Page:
Out of the desert of silence in Scottish theatre about the two great issues of the hour - independence and Brexit - a brief blip of political comedy emerges, courtesy of the great crime novelist Val McDermid.
Margaret Saves Scotland, Oran Mor, Glasgow ****
It’s a strange little play McDermid has written, for the Play, Pie And Pint lunchtime season; a kind of Ealing comedy set around 1960, with just a hint of a final flash-forward.
Yet it boldly goes where no other playwright is currently willing to travel, into the question of why Scotland should - or should not - be an independent country; and it views the subject through the eyes of one Margaret, a young Yorkshire lass aged 11 who goes to Scotland on holiday, falls in love with the place, and decides - with the help of a few history books - that the nation of her dreams has been ill done to, and ought to break free.
It’s a romantic Jacobite-style passion, based on a vague feeling that Scots are virtuous and heroic compared with their wily oppressors; and it does not find favour with Margaret’s Dad, who thinks the Scots are “bloody lucky” to be treated “exactly the same as we are here in Yorkshire”, and grounds Margaret until she gets over it.
So she stows away in the back of a Scotland-bound lorry, emerging somewhere in Angus; only to find, to her dismay, that the locals are not much keener on Scottish independence than her Dad, and strongly believe that she should go home.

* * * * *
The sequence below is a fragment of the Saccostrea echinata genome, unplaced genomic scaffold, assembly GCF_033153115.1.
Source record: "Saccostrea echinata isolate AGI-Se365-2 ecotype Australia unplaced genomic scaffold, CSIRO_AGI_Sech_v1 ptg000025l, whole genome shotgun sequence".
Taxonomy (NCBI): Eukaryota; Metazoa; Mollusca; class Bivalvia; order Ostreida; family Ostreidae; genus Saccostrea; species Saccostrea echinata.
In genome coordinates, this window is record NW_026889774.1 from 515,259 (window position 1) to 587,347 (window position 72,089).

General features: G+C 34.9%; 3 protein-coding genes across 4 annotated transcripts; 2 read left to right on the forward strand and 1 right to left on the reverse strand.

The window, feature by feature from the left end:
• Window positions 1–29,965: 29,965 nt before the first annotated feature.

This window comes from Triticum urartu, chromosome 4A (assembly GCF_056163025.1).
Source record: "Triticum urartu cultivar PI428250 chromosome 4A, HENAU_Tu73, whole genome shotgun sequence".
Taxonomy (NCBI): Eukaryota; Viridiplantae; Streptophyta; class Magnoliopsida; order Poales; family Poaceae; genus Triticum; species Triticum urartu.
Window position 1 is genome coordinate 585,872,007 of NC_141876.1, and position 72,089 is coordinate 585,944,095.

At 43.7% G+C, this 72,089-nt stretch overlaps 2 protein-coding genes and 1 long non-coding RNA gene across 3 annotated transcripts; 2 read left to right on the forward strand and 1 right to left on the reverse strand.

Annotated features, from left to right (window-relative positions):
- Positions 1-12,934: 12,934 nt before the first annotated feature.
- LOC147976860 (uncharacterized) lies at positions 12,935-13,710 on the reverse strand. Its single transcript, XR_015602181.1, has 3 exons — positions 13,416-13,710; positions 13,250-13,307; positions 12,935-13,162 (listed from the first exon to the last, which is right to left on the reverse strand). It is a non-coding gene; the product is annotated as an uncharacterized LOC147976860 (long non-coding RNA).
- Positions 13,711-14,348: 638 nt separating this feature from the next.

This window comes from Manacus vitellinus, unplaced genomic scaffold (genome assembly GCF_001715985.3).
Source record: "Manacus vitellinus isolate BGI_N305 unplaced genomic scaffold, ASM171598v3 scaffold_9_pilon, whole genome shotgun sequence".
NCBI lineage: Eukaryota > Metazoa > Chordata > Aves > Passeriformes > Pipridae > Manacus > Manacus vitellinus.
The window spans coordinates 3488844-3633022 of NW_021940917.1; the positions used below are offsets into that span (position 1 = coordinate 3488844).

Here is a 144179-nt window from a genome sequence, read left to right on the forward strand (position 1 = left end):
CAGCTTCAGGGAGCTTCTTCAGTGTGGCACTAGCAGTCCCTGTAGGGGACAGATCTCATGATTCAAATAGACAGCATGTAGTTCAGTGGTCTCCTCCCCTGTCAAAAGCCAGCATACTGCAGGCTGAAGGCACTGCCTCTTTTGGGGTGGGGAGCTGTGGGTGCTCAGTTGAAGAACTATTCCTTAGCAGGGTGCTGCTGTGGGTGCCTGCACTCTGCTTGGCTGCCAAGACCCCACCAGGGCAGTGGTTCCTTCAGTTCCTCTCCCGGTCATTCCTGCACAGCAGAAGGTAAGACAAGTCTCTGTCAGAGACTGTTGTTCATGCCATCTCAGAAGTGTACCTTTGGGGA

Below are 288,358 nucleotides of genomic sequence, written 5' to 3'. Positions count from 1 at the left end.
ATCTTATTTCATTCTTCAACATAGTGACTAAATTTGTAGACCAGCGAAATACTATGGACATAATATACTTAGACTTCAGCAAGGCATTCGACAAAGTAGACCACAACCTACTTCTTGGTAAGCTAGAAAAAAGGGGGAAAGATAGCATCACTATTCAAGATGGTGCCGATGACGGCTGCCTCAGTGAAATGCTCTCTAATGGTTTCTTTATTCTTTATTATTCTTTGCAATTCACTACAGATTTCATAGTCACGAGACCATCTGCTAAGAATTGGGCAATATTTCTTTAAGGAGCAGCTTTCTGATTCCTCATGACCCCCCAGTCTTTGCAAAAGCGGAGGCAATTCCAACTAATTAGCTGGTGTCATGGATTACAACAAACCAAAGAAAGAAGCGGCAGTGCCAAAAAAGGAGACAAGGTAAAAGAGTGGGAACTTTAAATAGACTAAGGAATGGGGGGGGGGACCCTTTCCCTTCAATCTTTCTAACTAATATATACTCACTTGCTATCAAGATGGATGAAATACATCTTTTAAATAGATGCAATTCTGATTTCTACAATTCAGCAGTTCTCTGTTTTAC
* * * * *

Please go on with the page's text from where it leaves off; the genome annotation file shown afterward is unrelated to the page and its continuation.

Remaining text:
It’s a tale, in other words, both daft and poignant; and it ends with a shamelessly sentimental vision of the opening of the new Scottish Parliament, 40 years on in 1999.
What it has in its favour, though, is its light-touch, witty handling of what’s currently a difficult theme for divided Scotland, and a magically deft and inventive production by Marilyn Imrie, featuring poignant background footage of family journeys in the 1950’s, and three delicious pitch-perfect performances from Tori Burgess as Margaret, and Clare Waugh and Simon Donald as the full range of grown-ups. There are songs and soliloquies and plenty of belly-laughs; and if the whole show seems a little like one of Oran Mor’s well-turned spoofs on a famous classic movie - well, perhaps that’s not accidental; in a tale that’s not so much passport to Pimlico, as freedom ride to Forfar, and back again.
Traverse Theatre, Edinburgh, today until Saturday; Lemon Tree, Aberdeen, 24-28 April.